RE: CAPTCHA: Still not ready!

To Janina

I've had a look at the changes - great work. I'm especially pleased to see discussion about the audio CAPTCHA, reCAPTCHA v2 reference and other fallback mechanisms moved to the present as it seems these CAPTCHAs never really die out and it's good to have the guidance out there. 

In regards to your dilemma, I'd go for option 2 - in the presentations I've given about the note questions about federated identity and singe sign-on comes up a fair bit so it'd be good to address it in some form. I also don't think the current text is too bad IMHO and if this is likely to cause the Note to bog down the editing process then I'm open to a quick solution. 

That's my two cents anyway!


Dr Scott Hollier 
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-----Original Message-----
From: Janina Sajka <> 
Sent: Monday, 17 June 2019 11:53 PM
Subject: CAPTCHA: Still not ready!

Good Monday, All!

We continue to tighten our argument in CAPTCHA. Since last week's RQTF call. Regretably, I believe there's still more to do on this sisyphian document. As ever the Editor's Draft is here:

***The Good News***

*	More is said about cognitive and learning disabilities. See the
*	first paragraph at

	NOTE: There's still time to say more!

	*	Sec. 3 has been reorganized, and Secs. 4 and 5
	*	incorporated. After all, they're all multi-party
	*	approaches. It was illogical to make them separate.

	*	The verbs used discussing reCAPTCHA have been changed
	*	yet again, this time toward using more present
	*	progressive constructs. Two factors drove this: a.) I've
	*	found audio reCAPTCHAs still being available; b.) I've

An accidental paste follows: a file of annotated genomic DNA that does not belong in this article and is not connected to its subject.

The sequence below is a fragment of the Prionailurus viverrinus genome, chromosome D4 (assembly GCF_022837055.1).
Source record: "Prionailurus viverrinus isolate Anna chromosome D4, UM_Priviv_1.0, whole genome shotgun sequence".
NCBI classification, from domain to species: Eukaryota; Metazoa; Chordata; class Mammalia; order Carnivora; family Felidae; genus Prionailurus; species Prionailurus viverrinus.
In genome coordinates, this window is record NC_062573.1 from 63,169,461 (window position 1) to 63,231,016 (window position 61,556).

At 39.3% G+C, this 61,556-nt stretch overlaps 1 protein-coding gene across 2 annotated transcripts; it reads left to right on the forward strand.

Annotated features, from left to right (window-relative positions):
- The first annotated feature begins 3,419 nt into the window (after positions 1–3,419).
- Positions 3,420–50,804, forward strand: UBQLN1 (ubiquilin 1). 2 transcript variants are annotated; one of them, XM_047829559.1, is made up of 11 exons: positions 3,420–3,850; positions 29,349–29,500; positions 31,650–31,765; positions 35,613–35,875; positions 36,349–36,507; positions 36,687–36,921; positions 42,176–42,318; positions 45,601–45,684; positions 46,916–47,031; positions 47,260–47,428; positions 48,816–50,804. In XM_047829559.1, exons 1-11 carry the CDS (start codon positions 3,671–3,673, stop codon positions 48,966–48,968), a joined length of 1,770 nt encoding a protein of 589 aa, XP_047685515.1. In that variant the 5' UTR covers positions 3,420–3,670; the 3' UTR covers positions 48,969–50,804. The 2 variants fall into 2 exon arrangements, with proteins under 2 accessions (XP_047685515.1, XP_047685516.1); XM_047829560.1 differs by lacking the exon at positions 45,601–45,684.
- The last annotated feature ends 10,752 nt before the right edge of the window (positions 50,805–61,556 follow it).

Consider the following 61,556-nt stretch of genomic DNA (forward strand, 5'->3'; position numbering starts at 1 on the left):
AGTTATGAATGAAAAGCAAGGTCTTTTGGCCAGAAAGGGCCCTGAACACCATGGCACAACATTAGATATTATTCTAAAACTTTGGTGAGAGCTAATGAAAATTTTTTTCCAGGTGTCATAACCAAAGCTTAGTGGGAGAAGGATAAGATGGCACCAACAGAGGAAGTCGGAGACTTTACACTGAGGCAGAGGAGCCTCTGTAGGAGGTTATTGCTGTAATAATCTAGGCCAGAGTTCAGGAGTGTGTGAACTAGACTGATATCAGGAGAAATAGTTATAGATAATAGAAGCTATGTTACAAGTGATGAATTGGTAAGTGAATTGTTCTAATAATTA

*	found the Google reCAPTCHA FAQ announcing that V. 2 is
	*	not going away. That document is now hyperlinked, and
	*	the paragraph noting that the content provider decides
	*	on fallback under V. 3 edited accordingly.

*	The potential benefits of Turing Tokens now have their own
*	separate section here:

*	The list items in our Conclusion section are rewritten somewhat
*	and now appear as an ordered list.

***The Bad News***

Our discussion of Federated Identity Systems and of Single
*	Sign-On Systems now appears quite inadequate to me, especially
*	in the light of what we've discovered and written about Turing
*	Tokens.

I'm mulling two potential solutions:

1.)	Remove Federated Identity and Single Sign-On. They don't really
add anything that describes their role in Turing testing.

2.)	Combine them into a single section, because the industry is
itself fairly confused about a bright line between them. Then, blast them for ignoring Turing testing entirely as though authenticating logins was the only requirement.

I'm of two minds on the above as I write this. I'm eager to hear opinions.




Janina Sajka

Linux Foundation Fellow
Executive Chair, Accessibility Workgroup:

The World Wide Web Consortium (W3C), Web Accessibility Initiative (WAI)
Chair, Accessible Platform Architectures

Received on Tuesday, 18 June 2019 05:11:48 UTC